Jayanta Mahapatra, a notable figure in Odisha’s literary community, is once again in the spotlight following his recent passing. His decision to return the Padma Shri award in 2015 as a form of protest against growing intolerance in India has resurfaced as a testament to his unwavering principles.
In a heartfelt letter addressed to President Pranab Mukherjee, Mahapatra expressed his concerns about the increasing societal divisions within the country. He explained, “Mine is a small, insignificant step. But it is my personal way of showing protest to the growing asymmetry that is evident in the country. I express my desire to return the award…My act should not be considered as any kind of dishonor to the country.”
Mahapatra, a distinguished contemporary poet of India, was renowned for his unique poetic style and was considered one of the founders of Indian English Poetry.
His literary legacy encompasses an impressive collection of 27 books, including seven written in Odia and the remainder in English.
Reflecting on his decision to return the award, Mahapatra shared, “It is a personal decision. I thought for a long time but some incident hurt me so much and I decided to return the award. Every day something is coming out in the paper. You cannot eat this or you cannot eat that. This hurt me.”
He emphasized that his protest was not against any particular political party but was a response to a series of events and incidents that deeply troubled him. “My protest is not against a particular party. I am as much hurt by the Dadri issue, Jayalalithaa’s police arresting Kovan, as well as the utterances of the Assam Governor on Hindustan (being) for Hindus. I believe there is a genuine curtailment of freedom,” he asserted.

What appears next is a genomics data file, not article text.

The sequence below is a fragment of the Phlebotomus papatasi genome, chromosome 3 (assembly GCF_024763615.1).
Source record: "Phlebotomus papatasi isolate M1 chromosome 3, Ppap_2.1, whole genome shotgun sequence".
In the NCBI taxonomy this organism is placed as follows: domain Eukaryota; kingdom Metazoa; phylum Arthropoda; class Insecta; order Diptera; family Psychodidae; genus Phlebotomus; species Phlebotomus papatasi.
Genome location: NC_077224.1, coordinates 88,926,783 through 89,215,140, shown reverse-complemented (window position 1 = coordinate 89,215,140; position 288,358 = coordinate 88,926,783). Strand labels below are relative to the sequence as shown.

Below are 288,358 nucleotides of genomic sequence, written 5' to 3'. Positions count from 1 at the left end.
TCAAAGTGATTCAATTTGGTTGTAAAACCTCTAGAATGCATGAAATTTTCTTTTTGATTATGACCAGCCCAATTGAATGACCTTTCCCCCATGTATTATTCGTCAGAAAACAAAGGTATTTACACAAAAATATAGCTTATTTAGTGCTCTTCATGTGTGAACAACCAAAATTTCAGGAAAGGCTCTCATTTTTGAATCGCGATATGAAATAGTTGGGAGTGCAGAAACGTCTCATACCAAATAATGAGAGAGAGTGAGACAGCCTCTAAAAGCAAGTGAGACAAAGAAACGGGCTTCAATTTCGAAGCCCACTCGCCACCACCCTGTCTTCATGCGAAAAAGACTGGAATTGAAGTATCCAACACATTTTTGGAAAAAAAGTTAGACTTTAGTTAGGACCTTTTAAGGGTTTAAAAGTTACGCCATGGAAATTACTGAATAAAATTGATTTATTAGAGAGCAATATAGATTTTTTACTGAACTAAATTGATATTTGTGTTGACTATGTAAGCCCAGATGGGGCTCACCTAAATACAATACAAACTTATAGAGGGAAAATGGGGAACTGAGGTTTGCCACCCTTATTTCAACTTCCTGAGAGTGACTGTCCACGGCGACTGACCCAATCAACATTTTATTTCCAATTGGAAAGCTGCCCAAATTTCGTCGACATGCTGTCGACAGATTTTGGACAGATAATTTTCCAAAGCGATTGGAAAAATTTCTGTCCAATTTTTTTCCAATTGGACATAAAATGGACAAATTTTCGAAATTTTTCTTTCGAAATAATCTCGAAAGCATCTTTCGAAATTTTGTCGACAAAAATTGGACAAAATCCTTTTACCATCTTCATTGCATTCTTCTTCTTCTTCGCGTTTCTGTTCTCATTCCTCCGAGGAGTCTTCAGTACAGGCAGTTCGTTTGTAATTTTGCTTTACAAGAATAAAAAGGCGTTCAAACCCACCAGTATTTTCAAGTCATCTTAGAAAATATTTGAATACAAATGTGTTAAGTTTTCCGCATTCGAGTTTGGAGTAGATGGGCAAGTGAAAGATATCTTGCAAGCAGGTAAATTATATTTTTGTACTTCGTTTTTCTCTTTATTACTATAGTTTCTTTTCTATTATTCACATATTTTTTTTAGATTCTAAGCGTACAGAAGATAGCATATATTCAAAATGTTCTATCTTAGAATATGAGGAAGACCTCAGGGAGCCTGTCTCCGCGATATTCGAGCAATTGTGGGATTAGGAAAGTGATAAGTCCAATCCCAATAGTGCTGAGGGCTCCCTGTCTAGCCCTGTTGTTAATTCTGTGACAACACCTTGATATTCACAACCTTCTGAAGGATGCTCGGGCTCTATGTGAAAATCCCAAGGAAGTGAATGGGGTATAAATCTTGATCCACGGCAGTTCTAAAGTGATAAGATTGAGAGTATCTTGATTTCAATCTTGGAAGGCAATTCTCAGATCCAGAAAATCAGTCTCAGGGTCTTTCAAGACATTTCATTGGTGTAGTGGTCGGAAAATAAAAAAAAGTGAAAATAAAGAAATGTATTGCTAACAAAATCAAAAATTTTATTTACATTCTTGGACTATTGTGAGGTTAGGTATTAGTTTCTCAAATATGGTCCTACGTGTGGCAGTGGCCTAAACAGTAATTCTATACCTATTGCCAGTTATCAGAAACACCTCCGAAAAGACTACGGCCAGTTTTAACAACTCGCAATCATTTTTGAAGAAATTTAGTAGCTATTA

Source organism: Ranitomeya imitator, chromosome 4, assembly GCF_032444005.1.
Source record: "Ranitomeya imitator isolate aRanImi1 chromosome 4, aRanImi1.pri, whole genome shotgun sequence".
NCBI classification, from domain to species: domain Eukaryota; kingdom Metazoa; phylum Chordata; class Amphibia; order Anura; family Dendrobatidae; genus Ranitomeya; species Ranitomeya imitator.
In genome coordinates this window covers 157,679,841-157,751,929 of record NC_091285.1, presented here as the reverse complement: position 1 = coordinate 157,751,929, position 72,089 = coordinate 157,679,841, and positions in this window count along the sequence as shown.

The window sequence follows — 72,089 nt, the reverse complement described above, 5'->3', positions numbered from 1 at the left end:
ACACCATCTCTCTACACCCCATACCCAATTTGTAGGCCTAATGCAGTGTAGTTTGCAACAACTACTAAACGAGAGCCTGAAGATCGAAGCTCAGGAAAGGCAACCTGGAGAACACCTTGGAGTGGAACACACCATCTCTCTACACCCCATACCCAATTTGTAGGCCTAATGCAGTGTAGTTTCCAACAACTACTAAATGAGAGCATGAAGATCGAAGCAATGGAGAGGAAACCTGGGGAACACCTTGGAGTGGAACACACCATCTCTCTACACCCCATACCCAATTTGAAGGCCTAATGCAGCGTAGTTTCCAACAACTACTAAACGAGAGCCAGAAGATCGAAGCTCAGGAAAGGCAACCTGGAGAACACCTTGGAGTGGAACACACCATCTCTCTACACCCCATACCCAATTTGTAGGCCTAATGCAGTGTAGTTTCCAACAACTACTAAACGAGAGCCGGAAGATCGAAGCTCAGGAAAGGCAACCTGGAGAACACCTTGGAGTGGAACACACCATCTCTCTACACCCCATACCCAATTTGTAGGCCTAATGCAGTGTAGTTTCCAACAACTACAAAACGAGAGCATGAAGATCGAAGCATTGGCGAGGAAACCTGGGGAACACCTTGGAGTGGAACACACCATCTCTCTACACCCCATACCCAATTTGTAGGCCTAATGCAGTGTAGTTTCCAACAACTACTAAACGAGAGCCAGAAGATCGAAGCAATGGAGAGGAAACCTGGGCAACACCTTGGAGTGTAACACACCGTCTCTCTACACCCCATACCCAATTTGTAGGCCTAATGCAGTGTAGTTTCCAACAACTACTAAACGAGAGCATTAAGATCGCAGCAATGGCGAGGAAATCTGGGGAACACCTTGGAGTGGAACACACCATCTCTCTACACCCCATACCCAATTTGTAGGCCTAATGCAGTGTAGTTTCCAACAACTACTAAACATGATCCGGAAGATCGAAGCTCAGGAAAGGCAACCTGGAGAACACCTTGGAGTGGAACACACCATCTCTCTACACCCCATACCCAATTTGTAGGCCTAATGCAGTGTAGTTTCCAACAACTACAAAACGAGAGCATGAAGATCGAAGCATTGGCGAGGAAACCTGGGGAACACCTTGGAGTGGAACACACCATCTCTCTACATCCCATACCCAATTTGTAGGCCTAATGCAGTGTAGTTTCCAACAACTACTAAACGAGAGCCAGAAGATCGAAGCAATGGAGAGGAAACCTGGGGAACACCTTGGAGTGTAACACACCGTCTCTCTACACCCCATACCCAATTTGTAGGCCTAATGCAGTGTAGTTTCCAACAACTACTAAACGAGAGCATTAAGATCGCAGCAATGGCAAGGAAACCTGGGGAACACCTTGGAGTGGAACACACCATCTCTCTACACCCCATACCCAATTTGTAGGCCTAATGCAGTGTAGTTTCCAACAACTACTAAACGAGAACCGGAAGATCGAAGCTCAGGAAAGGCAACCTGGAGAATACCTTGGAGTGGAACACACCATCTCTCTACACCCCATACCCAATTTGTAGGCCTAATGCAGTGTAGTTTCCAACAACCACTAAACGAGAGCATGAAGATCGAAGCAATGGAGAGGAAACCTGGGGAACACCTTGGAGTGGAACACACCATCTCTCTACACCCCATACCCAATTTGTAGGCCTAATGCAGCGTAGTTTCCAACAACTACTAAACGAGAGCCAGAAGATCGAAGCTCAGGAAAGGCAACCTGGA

A year prior to this poignant act, Mahapatra had donated not only his Padma Shri award but also his Sahitya Akademi award and several state literary awards, along with a substantial collection of over 4,000 books.
These contributions found their home in the heritage library of Fakir Mohan University in Balasore district, where he had previously served as a professor of physics.
Reflecting on this gesture, Mahapatra noted, “I may not be able to return the citation and the plaque as they are with the library. I wanted to lodge a symbolic protest.” His actions, both in returning awards and making significant donations, highlight his unwavering commitment to his principles and his deep concern for the state of affairs in the country.